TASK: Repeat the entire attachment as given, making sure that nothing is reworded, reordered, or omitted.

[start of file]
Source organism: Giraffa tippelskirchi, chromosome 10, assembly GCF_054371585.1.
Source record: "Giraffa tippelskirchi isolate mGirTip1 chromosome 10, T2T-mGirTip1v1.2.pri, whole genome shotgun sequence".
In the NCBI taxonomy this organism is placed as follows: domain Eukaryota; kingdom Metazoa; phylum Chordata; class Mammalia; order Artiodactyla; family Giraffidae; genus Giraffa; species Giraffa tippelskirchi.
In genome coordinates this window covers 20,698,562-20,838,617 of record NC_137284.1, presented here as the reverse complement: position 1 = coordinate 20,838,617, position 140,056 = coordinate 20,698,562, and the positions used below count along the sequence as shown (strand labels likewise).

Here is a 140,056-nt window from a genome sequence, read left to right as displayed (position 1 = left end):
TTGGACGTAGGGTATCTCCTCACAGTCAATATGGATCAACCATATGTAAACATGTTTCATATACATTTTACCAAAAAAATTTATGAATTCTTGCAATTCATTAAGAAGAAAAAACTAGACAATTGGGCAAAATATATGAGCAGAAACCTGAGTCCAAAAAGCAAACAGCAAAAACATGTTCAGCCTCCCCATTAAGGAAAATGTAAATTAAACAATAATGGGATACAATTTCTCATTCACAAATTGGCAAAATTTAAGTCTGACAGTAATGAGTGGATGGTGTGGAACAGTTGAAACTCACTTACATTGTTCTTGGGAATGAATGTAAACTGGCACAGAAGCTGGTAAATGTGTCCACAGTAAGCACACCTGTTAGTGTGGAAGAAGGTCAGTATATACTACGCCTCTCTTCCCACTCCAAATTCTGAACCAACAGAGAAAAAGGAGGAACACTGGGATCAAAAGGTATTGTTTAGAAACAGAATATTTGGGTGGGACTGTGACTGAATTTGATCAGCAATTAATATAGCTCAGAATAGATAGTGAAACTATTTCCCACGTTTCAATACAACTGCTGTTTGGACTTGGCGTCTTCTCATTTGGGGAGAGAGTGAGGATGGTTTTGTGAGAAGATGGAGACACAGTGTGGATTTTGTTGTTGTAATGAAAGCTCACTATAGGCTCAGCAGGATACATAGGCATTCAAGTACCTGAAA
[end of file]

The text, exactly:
Source organism: Giraffa tippelskirchi, chromosome 10, assembly GCF_054371585.1.
Source record: "Giraffa tippelskirchi isolate mGirTip1 chromosome 10, T2T-mGirTip1v1.2.pri, whole genome shotgun sequence".
In the NCBI taxonomy this organism is placed as follows: domain Eukaryota; kingdom Metazoa; phylum Chordata; class Mammalia; order Artiodactyla; family Giraffidae; genus Giraffa; species Giraffa tippelskirchi.
In genome coordinates this window covers 20,698,562-20,838,617 of record NC_137284.1, presented here as the reverse complement: position 1 = coordinate 20,838,617, position 140,056 = coordinate 20,698,562, and the positions used below count along the sequence as shown (strand labels likewise).

Here is a 140,056-nt window from a genome sequence, read left to right as displayed (position 1 = left end):
TTGGACGTAGGGTATCTCCTCACAGTCAATATGGATCAACCATATGTAAACATGTTTCATATACATTTTACCAAAAAAATTTATGAATTCTTGCAATTCATTAAGAAGAAAAAACTAGACAATTGGGCAAAATATATGAGCAGAAACCTGAGTCCAAAAAGCAAACAGCAAAAACATGTTCAGCCTCCCCATTAAGGAAAATGTAAATTAAACAATAATGGGATACAATTTCTCATTCACAAATTGGCAAAATTTAAGTCTGACAGTAATGAGTGGATGGTGTGGAACAGTTGAAACTCACTTACATTGTTCTTGGGAATGAATGTAAACTGGCACAGAAGCTGGTAAATGTGTCCACAGTAAGCACACCTGTTAGTGTGGAAGAAGGTCAGTATATACTACGCCTCTCTTCCCACTCCAAATTCTGAACCAACAGAGAAAAAGGAGGAACACTGGGATCAAAAGGTATTGTTTAGAAACAGAATATTTGGGTGGGACTGTGACTGAATTTGATCAGCAATTAATATAGCTCAGAATAGATAGTGAAACTATTTCCCACGTTTCAATACAACTGCTGTTTGGACTTGGCGTCTTCTCATTTGGGGAGAGAGTGAGGATGGTTTTGTGAGAAGATGGAGACACAGTGTGGATTTTGTTGTTGTAATGAAAGCTCACTATAGGCTCAGCAGGATACATAGGCATTCAAGTACCTGAAA